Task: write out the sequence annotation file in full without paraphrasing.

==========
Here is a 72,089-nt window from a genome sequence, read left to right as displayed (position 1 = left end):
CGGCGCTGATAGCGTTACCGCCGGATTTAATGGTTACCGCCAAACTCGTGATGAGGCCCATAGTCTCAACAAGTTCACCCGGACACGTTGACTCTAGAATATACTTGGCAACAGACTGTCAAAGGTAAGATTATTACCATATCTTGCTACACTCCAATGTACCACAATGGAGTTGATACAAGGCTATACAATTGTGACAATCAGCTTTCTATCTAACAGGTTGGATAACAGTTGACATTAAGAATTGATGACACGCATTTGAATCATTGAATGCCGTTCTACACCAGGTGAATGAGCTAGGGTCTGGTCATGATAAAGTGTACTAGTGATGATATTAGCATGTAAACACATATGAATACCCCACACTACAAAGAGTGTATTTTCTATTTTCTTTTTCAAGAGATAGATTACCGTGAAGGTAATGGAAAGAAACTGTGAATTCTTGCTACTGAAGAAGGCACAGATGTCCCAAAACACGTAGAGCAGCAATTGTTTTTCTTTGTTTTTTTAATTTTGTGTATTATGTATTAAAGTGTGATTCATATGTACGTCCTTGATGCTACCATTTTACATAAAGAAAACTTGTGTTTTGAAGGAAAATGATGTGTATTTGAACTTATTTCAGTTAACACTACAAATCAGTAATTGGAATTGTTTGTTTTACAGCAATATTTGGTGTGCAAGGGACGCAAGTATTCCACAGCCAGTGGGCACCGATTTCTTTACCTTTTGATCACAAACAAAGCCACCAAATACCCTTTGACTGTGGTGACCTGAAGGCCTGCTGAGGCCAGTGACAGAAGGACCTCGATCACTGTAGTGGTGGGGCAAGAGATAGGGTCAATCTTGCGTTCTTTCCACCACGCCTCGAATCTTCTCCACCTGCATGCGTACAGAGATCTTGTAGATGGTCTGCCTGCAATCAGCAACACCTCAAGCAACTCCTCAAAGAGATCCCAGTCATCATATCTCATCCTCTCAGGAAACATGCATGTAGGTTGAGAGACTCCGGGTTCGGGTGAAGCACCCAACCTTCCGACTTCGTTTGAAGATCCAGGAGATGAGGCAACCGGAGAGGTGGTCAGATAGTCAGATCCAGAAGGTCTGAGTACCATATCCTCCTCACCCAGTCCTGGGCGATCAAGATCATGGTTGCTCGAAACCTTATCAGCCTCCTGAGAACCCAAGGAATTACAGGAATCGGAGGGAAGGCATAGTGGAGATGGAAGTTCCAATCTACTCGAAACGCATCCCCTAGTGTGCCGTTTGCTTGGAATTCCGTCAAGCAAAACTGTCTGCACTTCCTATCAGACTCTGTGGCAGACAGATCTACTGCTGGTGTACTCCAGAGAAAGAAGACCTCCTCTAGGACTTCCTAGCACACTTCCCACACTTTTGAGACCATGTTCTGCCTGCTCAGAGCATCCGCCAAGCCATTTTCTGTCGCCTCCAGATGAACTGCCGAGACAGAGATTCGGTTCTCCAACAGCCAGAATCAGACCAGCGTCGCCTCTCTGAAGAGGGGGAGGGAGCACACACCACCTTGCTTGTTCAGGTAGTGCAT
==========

Here is a 72,089-nt window from a genome sequence, read left to right as displayed (position 1 = left end):
CGGCGCTGATAGCGTTACCGCCGGATTTAATGGTTACCGCCAAACTCGTGATGAGGCCCATAGTCTCAACAAGTTCACCCGGACACGTTGACTCTAGAATATACTTGGCAACAGACTGTCAAAGGTAAGATTATTACCATATCTTGCTACACTCCAATGTACCACAATGGAGTTGATACAAGGCTATACAATTGTGACAATCAGCTTTCTATCTAACAGGTTGGATAACAGTTGACATTAAGAATTGATGACACGCATTTGAATCATTGAATGCCGTTCTACACCAGGTGAATGAGCTAGGGTCTGGTCATGATAAAGTGTACTAGTGATGATATTAGCATGTAAACACATATGAATACCCCACACTACAAAGAGTGTATTTTCTATTTTCTTTTTCAAGAGATAGATTACCGTGAAGGTAATGGAAAGAAACTGTGAATTCTTGCTACTGAAGAAGGCACAGATGTCCCAAAACACGTAGAGCAGCAATTGTTTTTCTTTGTTTTTTTAATTTTGTGTATTATGTATTAAAGTGTGATTCATATGTACGTCCTTGATGCTACCATTTTACATAAAGAAAACTTGTGTTTTGAAGGAAAATGATGTGTATTTGAACTTATTTCAGTTAACACTACAAATCAGTAATTGGAATTGTTTGTTTTACAGCAATATTTGGTGTGCAAGGGACGCAAGTATTCCACAGCCAGTGGGCACCGATTTCTTTACCTTTTGATCACAAACAAAGCCACCAAATACCCTTTGACTGTGGTGACCTGAAGGCCTGCTGAGGCCAGTGACAGAAGGACCTCGATCACTGTAGTGGTGGGGCAAGAGATAGGGTCAATCTTGCGTTCTTTCCACCACGCCTCGAATCTTCTCCACCTGCATGCGTACAGAGATCTTGTAGATGGTCTGCCTGCAATCAGCAACACCTCAAGCAACTCCTCAAAGAGATCCCAGTCATCATATCTCATCCTCTCAGGAAACATGCATGTAGGTTGAGAGACTCCGGGTTCGGGTGAAGCACCCAACCTTCCGACTTCGTTTGAAGATCCAGGAGATGAGGCAACCGGAGAGGTGGTCAGATAGTCAGATCCAGAAGGTCTGAGTACCATATCCTCCTCACCCAGTCCTGGGCGATCAAGATCATGGTTGCTCGAAACCTTATCAGCCTCCTGAGAACCCAAGGAATTACAGGAATCGGAGGGAAGGCATAGTGGAGATGGAAGTTCCAATCTACTCGAAACGCATCCCCTAGTGTGCCGTTTGCTTGGAATTCCGTCAAGCAAAACTGTCTGCACTTCCTATCAGACTCTGTGGCAGACAGATCTACTGCTGGTGTACTCCAGAGAAAGAAGACCTCCTCTAGGACTTCCTAGCACACTTCCCACACTTTTGAGACCATGTTCTGCCTGCTCAGAGCATCCGCCAAGCCATTTTCTGTCGCCTCCAGATGAACTGCCGAGACAGAGATTCGGTTCTCCAACAGCCAGAATCAGACCAGCGTCGCCTCTCTGAAGAGGGGGAGGGAGCACACACCACCTTGCTTGTTCAGGTAGTGCAT